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Cribriform-Morular Variant of Papillary Thyroid Carcinoma
Molecular Characterization of a Case With Neuroendocrine Differentiation and Aggressive Behavior

José Cameselle-Teijeiro MD, PhD, Lia P. Menasce MD, PhD, Beng K. Yap MBChB, MD, MRCP, FRCR, Rovel J. Colaco MD, MRCP, Patricia Castro PhD, Ricardo Celestino BMedSci, Clara Ruíz-Ponte PhD, Paula Soares PhD, Manuel Sobrinho-Simões MD, PhD
DOI: http://dx.doi.org/10.1309/AJCP7ULS0VSISBEB 134-142 First published online: 1 January 2009


We describe an especially aggressive case of cribriform-morular variant (C-MV) of papillary thyroid carcinoma (PTC) in a 42-year-old man with familial adenomatous polyposis who died with lung and brain metastases 17 months after thyroidectomy. The angioinvasive neoplasm combined a mixture of trabecular, solid, cribriform, and follicular patterns of growth with CD10+ morules. Follicles were devoid of colloid, and the nuclear features typical of PTC were present in some areas and missing in others. Tumor cells were positive for thyroid transcription factor-1 and, in 40% of the tumoral mass, also were positive for chromogranin and synaptophysin and were negative for thyroglobulin and calcitonin. Strong nuclear staining for β-catenin was found in all tumor cells, as was positivity for p53 and cyclin D1. In addition to the germline heterozygous APC Ex 2–3 duplication mutation, a somatic homozygous silent p.Thr1493Thr gene variant was found in the neoplastic cells along with RET/PTC rearrangement. This tumor represents the first case of C-MV of PTC showing neuroendocrine differentiation.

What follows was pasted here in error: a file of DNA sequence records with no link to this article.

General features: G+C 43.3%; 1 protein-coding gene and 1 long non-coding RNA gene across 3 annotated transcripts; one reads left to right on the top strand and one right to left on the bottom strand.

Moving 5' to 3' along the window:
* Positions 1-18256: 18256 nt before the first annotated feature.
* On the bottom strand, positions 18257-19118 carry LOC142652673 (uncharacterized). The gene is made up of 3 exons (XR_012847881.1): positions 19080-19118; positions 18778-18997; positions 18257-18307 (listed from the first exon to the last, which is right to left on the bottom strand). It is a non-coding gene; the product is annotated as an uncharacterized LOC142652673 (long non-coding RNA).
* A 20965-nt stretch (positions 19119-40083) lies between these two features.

Key Words:
  • APC
  • Cribriform-morular variant
  • Familial adenomatous polyposis
  • Neuroendocrine differentiation